What we saw this week was a powerful lesson in raw democracy. No, not the Comey hearings, the event was the deadlock reached by the Louisiana Legislature over the next fiscal year’s budget.
The media is having a field day, “the legislature failed on all counts!” Actually nothing could be further from the truth. Because the legislature is the voice of the people it is acting in accordance with that voice. Through a twist of fate we have a governor who comes from a political philosophy that is remarkably different from that of the majority of citizens. His election, considered by most to have been more a rejection of the other candidate than anything else, did not mark as some would have us believe a reversion to the decades-old Louisiana political ideology that has resulted in our state being last in all measures of success.
Rather than the fluke that was the governor’s election, a far better measure of the thinking of the Louisiana people was revealed in the elections of our very conservative House of Representatives, our statewide elected officials, and in the overwhelming win by President Trump. So why the apparent failure of the legislative process? Well in fact I believe that the deadlock that was reached clearly demonstrates the success, not the failure, of our democratically elected republican form of state government.
Let me develop the scenario. This fiscal session had been built up in the media and by the governor as the ultimate tax reform event. For almost a year there had been two tax reform task forces, both dominated by the governor, that had created a relatively complex plan of tax overhaul; a plan that was viewed by the legislature as one that would make it very easy for the governor to push through major tax increases. This plan had been widely accepted by civic and business groups, who more than anything else just wanted simplicity and predictability in our tax code.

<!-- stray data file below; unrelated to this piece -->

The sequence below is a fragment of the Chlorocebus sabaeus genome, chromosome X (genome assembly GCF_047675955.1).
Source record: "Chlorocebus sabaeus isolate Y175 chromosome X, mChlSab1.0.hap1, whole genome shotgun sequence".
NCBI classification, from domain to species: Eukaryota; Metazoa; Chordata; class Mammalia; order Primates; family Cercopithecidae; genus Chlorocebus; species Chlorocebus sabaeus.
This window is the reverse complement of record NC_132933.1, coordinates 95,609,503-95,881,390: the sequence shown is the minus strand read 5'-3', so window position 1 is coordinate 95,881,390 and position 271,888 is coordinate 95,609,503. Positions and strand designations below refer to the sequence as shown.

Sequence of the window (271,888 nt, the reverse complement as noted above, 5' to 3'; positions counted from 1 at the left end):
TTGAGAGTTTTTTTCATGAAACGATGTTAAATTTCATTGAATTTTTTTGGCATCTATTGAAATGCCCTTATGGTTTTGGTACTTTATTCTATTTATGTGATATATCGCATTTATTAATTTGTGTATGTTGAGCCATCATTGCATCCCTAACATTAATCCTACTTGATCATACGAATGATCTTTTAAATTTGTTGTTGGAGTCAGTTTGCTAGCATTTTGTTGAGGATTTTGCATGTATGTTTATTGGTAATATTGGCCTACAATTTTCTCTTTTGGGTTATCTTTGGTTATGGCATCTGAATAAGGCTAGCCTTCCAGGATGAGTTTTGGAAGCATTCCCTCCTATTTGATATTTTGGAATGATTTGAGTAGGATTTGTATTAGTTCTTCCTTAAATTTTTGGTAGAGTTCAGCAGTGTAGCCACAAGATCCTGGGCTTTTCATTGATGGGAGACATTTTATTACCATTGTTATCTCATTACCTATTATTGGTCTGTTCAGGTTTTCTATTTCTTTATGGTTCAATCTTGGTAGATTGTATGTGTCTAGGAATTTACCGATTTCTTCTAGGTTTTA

Incredibly, with but a few days before session began, the governor abandoned the task forces and his supporters by jettisoning the entire package of bills and putting his full weight behind a new form of tax that had not been discussed by the task forces, a gross receipts tax. No one, including his own administration, knew much if anything about this tax, and within weeks it was rejected by all parties. With that ground work the session started as the governor meekly attempted to fashion a tax package from the remnants of the task forces’ work. Needless to say the legislature seeing in this confusion nothing but tax increases on the horizon, killed it all.
Returning to the relations between the governor and the legislature, especially the House from which all tax and spending bills must start, we now have a deep ideological divide between an old-school populist governor and a legislature whose complexion is strongly fiscally conservative. Many in the media tend to support the governor’s liberal ways, with some reporters actually being nicknamed “the governor’s press corps.” So the message that the people get, a distortion in the worst circumstance, is one of legislative disorder, bad leadership, and general failure.
In fact there is dissension in the House; it is a body divided between a minority of Democrats, some moderate Republicans, and a slim majority of conservative Republicans. That slim majority controls the House and, through that majority, also the fate of most legislative instruments. But that is the way it is supposed to be. That is how our republican form of government works; majority rules!